Detecting Genome-Wide Epistasis with Efficient Bayesian Network Learning Epistasis is the interaction between two or more genes to affect phenotype. It is now widely accepted that epistasis plays an important role in susceptibility to many common diseases. The advent of high-throughput technologies has enabled genome-wide association studies (GWAS or GWA studies). It is compelling that we be able to detect epistasis using GWAS data. However, so far GWA studies have mainly focused on the association of a single gene or loci with a disease. The crucial challenge to analyzing epistasis using GWAS data is finding a way to efficiently handle high-dimensional data sets. The only possible solution is to design efficient algorithms that allow us to find the most relevant epistasic relationships without doing an exhaustive investigation. To the Principal Investigator's knowledge, no current method can do this. This career award will investigate this problem.
The specific aims are as follows:
(Aim 1) develop and evaluate efficient Bayesian network-based methods for learning candidate genes associated with diseases from GWAS sets. Such genes would provide candidates for follow-up biological studies, (Aim 2) implement the methods in a pilot GWAS system for use by researchers when conducting a GWAS, (Aim 3) develop simulated genome-wide data sets and evaluate the pilot system using these data sets, and (Aim 4) conduct GWA studies concerning breast cancer and lung cancer.
Aim 1 will be addressed by developing a succinct Bayesian network model representing epistasis, efficient algorithms which are tailored to investigating such models, integration of the algorithms into methods for learning epistasis, and using simulated datasets to test the effectiveness of the methods and compare their performance to other methods.
Aim 2 will be met by implementing the methods in a pilot GWAS system.
Aim 3 will be satisfied by developing synthetic data sets similar to those found in GWA studies, and using them to evaluate the system.
Aim 4 will be achieved by conducting GWA studies concerning breast and lung cancer. By conducting these studies, we can (1) substantiate previous results concerning the genetic basis of these diseases;(2) possibly obtain interesting new findings pertaining to these diseases. The main hypothesis is that the proposed method will be an advance over existing methods in that it will make it computationally feasible to learn epistatic relationships from genome-wide data and it will therefore yield better discovery performance than existing methods.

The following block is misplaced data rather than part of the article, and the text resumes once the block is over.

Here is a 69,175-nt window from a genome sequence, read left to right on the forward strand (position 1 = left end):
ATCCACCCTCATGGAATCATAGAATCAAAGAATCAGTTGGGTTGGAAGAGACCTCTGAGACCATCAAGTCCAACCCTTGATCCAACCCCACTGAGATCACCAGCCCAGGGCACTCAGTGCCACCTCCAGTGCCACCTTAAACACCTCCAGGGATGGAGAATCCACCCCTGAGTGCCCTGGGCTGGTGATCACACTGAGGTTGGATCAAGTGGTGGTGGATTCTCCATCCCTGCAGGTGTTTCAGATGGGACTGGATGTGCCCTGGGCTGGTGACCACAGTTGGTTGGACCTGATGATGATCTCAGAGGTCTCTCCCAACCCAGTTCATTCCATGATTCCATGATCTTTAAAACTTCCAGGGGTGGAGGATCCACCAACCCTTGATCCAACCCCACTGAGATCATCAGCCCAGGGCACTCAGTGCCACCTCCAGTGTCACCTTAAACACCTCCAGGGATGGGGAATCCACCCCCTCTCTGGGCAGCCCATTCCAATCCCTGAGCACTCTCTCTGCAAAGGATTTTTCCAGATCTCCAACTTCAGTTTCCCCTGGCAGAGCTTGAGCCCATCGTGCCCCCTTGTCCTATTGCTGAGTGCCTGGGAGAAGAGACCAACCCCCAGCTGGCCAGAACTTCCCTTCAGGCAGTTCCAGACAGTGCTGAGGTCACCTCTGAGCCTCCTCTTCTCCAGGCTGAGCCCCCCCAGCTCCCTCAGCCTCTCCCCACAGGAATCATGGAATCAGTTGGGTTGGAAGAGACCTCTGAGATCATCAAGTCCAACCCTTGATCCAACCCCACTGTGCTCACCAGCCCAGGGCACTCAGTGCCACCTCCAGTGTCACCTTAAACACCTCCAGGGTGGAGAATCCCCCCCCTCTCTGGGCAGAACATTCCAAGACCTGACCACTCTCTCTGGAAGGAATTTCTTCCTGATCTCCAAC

Learning gene-gene interactions from genome-wide association studies (GWAS) data is an important and challenging task in genetic epidemiology. This project will develop and evaluate a pilot GWAS system for performing this task. Advances obtained in analyzing GWAS data sets could enable us to learn the genetic basis of many diseases and thereby substantially improve the quality of personalized patient care.
|Rathnam, Chandramouli; Lee, Sanghoon; Jiang, Xia (2017) An algorithm for direct causal learning of influences on patient outcomes. Artif Intell Med 75:1-15|
|Cai, Binghuang; Jiang, Xia (2016) Computational methods for ubiquitination site prediction using physicochemical properties of protein sequences. BMC Bioinformatics 17:116|
|Zeng, Zexian; Jiang, Xia; Neapolitan, Richard (2016) Discovering causal interactions using Bayesian network scoring and information gain. BMC Bioinformatics 17:221|
|Hill, Steven M; Heiser, Laura M; Cokelaer, Thomas et al. (2016) Inferring causal molecular networks: empirical assessment through a community-based effort. Nat Methods 13:310-8|
|Tenenbaum, Jessica D; Avillach, Paul; Benham-Hutchins, Marge et al. (2016) An informatics research agenda to support precision medicine: seven key areas. J Am Med Inform Assoc 23:791-5|
|Neapolitan, Richard; Jiang, Xia; Ladner, Daniela P et al. (2016) A Primer on Bayesian Decision Analysis With an Application to a Kidney Transplant Decision. Transplantation 100:489-96|
|Jiang, Xia; Neapolitan, Richard E (2015) Evaluation of a two-stage framework for prediction using big genomic data. Brief Bioinform 16:912-21|
|Jiang, Xia; Neapolitan, Richard E (2015) LEAP: biomarker inference through learning and evaluating association patterns. Genet Epidemiol 39:173-84|
|Jiang, Xia; Jao, Jeremy; Neapolitan, Richard (2015) Learning Predictive Interactions Using Information Gain and Bayesian Network Scoring. PLoS One 10:e0143247|
|Neapolitan, Richard; Horvath, Curt M; Jiang, Xia (2015) Pan-cancer analysis of TCGA data reveals notable signaling pathways. BMC Cancer 15:516|
Showing the most recent 10 out of 24 publications